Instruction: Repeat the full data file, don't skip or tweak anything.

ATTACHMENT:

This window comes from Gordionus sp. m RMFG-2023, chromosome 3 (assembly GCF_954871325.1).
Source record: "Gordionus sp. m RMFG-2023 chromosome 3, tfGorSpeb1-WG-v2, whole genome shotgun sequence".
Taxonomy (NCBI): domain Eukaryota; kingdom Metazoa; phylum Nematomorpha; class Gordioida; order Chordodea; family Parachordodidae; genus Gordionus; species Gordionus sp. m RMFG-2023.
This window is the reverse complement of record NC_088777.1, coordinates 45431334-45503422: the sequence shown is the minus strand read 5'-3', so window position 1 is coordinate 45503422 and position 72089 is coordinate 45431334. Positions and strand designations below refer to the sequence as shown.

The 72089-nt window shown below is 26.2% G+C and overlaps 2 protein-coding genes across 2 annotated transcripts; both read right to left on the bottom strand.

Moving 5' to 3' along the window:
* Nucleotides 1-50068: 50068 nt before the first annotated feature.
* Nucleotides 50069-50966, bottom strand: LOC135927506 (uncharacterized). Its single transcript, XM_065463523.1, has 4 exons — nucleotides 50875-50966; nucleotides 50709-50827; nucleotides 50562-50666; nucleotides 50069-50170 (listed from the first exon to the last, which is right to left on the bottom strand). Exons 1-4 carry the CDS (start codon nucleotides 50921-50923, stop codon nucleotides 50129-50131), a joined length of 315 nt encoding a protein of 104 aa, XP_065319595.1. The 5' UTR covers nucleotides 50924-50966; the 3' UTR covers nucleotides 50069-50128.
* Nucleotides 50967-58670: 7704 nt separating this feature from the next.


This window comes from Gordionus sp. m RMFG-2023, chromosome 3 (assembly GCF_954871325.1).
Source record: "Gordionus sp. m RMFG-2023 chromosome 3, tfGorSpeb1-WG-v2, whole genome shotgun sequence".
Taxonomy (NCBI): domain Eukaryota; kingdom Metazoa; phylum Nematomorpha; class Gordioida; order Chordodea; family Parachordodidae; genus Gordionus; species Gordionus sp. m RMFG-2023.
This window is the reverse complement of record NC_088777.1, coordinates 45431334-45503422: the sequence shown is the minus strand read 5'-3', so window position 1 is coordinate 45503422 and position 72089 is coordinate 45431334. Positions and strand designations below refer to the sequence as shown.

The 72089-nt window shown below is 26.2% G+C and overlaps 2 protein-coding genes across 2 annotated transcripts; both read right to left on the bottom strand.

Moving 5' to 3' along the window:
* Nucleotides 1-50068: 50068 nt before the first annotated feature.
* Nucleotides 50069-50966, bottom strand: LOC135927506 (uncharacterized). Its single transcript, XM_065463523.1, has 4 exons — nucleotides 50875-50966; nucleotides 50709-50827; nucleotides 50562-50666; nucleotides 50069-50170 (listed from the first exon to the last, which is right to left on the bottom strand). Exons 1-4 carry the CDS (start codon nucleotides 50921-50923, stop codon nucleotides 50129-50131), a joined length of 315 nt encoding a protein of 104 aa, XP_065319595.1. The 5' UTR covers nucleotides 50924-50966; the 3' UTR covers nucleotides 50069-50128.
* Nucleotides 50967-58670: 7704 nt separating this feature from the next.